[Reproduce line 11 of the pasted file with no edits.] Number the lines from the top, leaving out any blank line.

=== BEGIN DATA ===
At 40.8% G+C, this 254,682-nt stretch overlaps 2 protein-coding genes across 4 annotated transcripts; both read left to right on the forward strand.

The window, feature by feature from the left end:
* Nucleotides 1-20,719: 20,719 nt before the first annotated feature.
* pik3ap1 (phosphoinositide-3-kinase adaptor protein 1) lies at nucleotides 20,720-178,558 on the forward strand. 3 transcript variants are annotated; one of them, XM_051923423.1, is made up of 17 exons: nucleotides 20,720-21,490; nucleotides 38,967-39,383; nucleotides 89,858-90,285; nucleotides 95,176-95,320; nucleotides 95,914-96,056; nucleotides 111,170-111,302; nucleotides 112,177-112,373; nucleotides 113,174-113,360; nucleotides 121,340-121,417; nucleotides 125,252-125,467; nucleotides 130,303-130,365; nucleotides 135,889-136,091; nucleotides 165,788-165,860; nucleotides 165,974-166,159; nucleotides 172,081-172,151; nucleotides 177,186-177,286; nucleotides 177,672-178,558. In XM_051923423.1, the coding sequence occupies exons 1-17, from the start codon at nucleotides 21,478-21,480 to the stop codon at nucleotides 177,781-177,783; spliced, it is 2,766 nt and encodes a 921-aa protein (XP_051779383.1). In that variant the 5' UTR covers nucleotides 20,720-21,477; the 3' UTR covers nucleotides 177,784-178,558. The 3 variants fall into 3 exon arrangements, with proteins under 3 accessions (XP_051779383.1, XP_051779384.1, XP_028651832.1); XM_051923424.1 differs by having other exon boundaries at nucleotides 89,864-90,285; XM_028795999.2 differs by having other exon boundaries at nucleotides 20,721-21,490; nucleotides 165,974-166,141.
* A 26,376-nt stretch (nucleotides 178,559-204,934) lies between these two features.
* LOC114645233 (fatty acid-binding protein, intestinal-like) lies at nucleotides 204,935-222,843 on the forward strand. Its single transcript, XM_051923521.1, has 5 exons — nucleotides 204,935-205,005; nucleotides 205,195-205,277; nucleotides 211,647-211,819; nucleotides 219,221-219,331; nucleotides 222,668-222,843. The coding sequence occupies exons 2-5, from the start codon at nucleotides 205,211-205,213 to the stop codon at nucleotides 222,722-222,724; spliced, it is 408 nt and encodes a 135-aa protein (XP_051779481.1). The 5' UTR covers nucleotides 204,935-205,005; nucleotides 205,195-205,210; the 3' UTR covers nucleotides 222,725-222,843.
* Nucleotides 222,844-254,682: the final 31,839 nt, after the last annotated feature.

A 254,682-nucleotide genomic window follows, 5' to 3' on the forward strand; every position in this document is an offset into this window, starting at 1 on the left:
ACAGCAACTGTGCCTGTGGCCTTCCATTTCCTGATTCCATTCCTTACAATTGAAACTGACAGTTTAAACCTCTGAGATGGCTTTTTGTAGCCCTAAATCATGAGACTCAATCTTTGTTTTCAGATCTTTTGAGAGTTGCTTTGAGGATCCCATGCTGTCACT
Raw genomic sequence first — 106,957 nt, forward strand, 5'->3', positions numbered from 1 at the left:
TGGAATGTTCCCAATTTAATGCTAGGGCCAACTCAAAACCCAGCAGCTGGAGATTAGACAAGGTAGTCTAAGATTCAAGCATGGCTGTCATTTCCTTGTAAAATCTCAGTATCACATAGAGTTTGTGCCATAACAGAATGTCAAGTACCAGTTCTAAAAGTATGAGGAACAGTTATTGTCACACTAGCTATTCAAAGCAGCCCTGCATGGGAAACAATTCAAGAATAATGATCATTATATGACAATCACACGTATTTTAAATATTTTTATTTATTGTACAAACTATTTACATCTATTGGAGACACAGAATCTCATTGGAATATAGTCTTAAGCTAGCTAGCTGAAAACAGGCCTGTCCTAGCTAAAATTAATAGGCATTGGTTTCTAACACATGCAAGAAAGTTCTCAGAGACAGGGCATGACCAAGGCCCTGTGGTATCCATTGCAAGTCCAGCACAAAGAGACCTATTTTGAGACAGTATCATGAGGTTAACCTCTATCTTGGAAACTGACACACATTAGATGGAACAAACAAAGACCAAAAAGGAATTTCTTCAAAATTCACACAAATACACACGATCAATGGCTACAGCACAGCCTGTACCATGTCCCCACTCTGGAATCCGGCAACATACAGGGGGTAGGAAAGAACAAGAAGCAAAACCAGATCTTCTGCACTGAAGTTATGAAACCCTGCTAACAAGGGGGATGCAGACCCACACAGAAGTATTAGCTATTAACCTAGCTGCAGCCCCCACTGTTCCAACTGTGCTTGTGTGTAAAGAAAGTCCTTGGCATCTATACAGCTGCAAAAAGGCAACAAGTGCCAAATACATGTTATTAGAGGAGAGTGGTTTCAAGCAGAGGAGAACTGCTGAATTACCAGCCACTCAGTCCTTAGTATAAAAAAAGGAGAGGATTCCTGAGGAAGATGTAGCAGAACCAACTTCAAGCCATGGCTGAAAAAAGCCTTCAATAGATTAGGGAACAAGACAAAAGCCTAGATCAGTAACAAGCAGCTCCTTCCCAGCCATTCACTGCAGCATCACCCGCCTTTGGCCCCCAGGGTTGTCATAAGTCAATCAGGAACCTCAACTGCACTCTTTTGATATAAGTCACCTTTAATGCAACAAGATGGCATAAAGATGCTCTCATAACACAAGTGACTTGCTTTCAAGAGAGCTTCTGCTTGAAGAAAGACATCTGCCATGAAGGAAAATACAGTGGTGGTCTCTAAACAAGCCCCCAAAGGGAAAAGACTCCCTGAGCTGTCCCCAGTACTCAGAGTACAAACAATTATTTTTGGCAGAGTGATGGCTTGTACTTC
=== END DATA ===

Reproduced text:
TGGAATGTTCCCAATTTAATGCTAGGGCCAACTCAAAACCCAGCAGCTGGAGATTAGACAAGGTAGTCTAAGATTCAAGCATGGCTGTCATTTCCTTGTAAAATCTCAGTATCACATAGAGTTTGTGCCATAACAGAATGTCAAGTACCAGTTCTAAAAGTATGAGGAACAGTTATTGTCACACTAGCTATTCAAAGCAGCCCTGCATGGGAAACAATTCAAGAATAATGATCATTATATGACAATCACACGTATTTTAAATATTTTTATTTATTGTACAAACTATTTACATCTATTGGAGACACAGAATCTCATTGGAATATAGTCTTAAGCTAGCTAGCTGAAAACAGGCCTGTCCTAGCTAAAATTAATAGGCATTGGTTTCTAACACATGCAAGAAAGTTCTCAGAGACAGGGCATGACCAAGGCCCTGTGGTATCCATTGCAAGTCCAGCACAAAGAGACCTATTTTGAGACAGTATCATGAGGTTAACCTCTATCTTGGAAACTGACACACATTAGATGGAACAAACAAAGACCAAAAAGGAATTTCTTCAAAATTCACACAAATACACACGATCAATGGCTACAGCACAGCCTGTACCATGTCCCCACTCTGGAATCCGGCAACATACAGGGGGTAGGAAAGAACAAGAAGCAAAACCAGATCTTCTGCACTGAAGTTATGAAACCCTGCTAACAAGGGGGATGCAGACCCACACAGAAGTATTAGCTATTAACCTAGCTGCAGCCCCCACTGTTCCAACTGTGCTTGTGTGTAAAGAAAGTCCTTGGCATCTATACAGCTGCAAAAAGGCAACAAGTGCCAAATACATGTTATTAGAGGAGAGTGGTTTCAAGCAGAGGAGAACTGCTGAATTACCAGCCACTCAGTCCTTAGTATAAAAAAAGGAGAGGATTCCTGAGGAAGATGTAGCAGAACCAACTTCAAGCCATGGCTGAAAAAAGCCTTCAATAGATTAGGGAACAAGACAAAAGCCTAGATCAGTAACAAGCAGCTCCTTCCCAGCCATTCACTGCAGCATCACCCGCCTTTGGCCCCCAGGGTTGTCATAAGTCAATCAGGAACCTCAACTGCACTCTTTTGATATAAGTCACCTTTAATGCAACAAGATGGCATAAAGATGCTCTCATAACACAAGTGACTTGCTTTCAAGAGAGCTTCTGCTTGAAGAAAGACATCTGCCATGAAGGAAAATACAGTGGTGGTCTCTAAACAAGCCCCCAAAGGGAAAAGACTCCCTGAGCTGTCCCCAGTACTCAGAGTACAAACAATTATTTTTGGCAGAGTGATGGCTTGTACTTC